The first vendor to show up to collect her Real Change badge from the Kitsap Rescue Mission in Bremerton goes by the pseudonym of Uno 4 God. An animated woman seemingly in her 30s, Uno 4 God, whose real name is Roseanne, rubbed her hands together in excitement when we counted out her first stack of 10 papers.
“Come to mama,” she said.
Within an hour, five vendors had come in to get their badges and starter papers. Their excitement was palpable. After months of preparation — where we identified a nonprofit to become a satellite distribution site and conducted countless hours of community outreach to social services and businesses — we launched North America’s first satellite distribution site for a street newspaper.
The stories of the vendors who came in while I was at the Kitsap Rescue Mission’s offices that morning were no different than those of our vendors in Seattle. Uno 4 God was selling the paper to supplement her $600 monthly SSI payments that barely cover rent, food and personal items like detergent, but leave her no discretionary income.
“Don’t ask me about buying clothes because that’s not an option,” she said. “The first thing I’m going to do with money I make from the paper is to buy some warm clothes.”
There was Carlo, who has not worked in years, but used to sell Cutco knives and do landscaping. He is confident and already had his game plan: target Fred Meyer rather than a grocery store like Safeway because the layout of the store allows for much greater pedestrian traffic.
On the other end of the confidence spectrum was April, who said she has never had a job and can’t seem to wrap her head around the fact that selling the paper is one.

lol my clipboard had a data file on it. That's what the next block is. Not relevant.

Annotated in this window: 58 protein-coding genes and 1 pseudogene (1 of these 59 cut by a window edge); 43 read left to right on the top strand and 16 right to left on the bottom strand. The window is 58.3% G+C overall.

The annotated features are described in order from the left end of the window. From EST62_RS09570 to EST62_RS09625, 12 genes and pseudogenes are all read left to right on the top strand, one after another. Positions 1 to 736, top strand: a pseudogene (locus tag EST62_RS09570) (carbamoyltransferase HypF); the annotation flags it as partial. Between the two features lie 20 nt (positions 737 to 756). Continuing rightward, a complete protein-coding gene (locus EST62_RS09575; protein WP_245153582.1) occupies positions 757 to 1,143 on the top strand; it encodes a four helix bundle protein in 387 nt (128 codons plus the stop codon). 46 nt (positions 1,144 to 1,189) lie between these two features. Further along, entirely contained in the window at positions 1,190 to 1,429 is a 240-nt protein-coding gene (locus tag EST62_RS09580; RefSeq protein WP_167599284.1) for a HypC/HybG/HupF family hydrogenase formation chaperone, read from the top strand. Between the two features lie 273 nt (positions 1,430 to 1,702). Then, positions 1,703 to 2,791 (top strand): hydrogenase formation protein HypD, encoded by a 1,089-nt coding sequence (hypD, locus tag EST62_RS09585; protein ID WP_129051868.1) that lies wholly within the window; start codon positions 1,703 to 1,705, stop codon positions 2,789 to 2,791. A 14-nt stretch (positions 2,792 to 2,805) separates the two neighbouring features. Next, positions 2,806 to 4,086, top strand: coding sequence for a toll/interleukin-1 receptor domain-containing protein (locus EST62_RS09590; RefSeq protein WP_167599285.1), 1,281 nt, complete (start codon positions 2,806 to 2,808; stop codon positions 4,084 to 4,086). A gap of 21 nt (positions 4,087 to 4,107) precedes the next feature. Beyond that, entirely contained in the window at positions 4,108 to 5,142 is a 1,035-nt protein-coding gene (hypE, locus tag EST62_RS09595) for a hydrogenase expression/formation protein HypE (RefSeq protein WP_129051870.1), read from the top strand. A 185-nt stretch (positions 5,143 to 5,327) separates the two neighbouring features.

“People always tell me I’m a failure,” she said several times, “and my sister tried to talk me out of doing this, but I am determined to give it a try.”
Finally, there was Dave. A tall strong man in his 40s, Dave was injured in a bike accident in 2001 and has been receiving disability since, he said. He has ached to go back to work, and when he heard about this opportunity at the Salvation Army, he jumped at the chance. Dave used to sell newspapers in New York City, so he knows what he is doing and he knows that success won’t come easy.
“I am a sponge,” he said. “I can absorb the inevitable rejections.”
Dave and I talked about how store owners and customers often appreciate that vendors have chosen to sell Real Change rather than to panhandle. Aggressive panhandling is an issue in Bremerton. Dave points proudly to his short-cropped hair. “I cleaned myself for this job. … As soon as I get more money, I’m going to get even better clothes so that it’s clear that I’m a professional.”
After spending the morning with vendors, I met with County Commissioner Josh Brown. He’s excited about the opportunity that Real Change presents to the community. He gave me a long list of potential supporters and offered to facilitate introductions: a local pastor who has the ear of the entire religious community, the mayor, local businesses that are community minded and a couple of service agencies with broad reach. Then, as if foreshadowing our long-term vision of expansion throughout the county, he asked if we wanted the names of a couple folks on Bainbridge Island he thinks would be excited about bringing the paper there.
Five or six vendors and some positive feedback does not make a successful launch. But it is a great start. As Tim Harris, our Founding Director, reminded me the night after we launched, “Hey, five or six vendors is a lot more than the two I had when we started in Seattle 19 years ago.”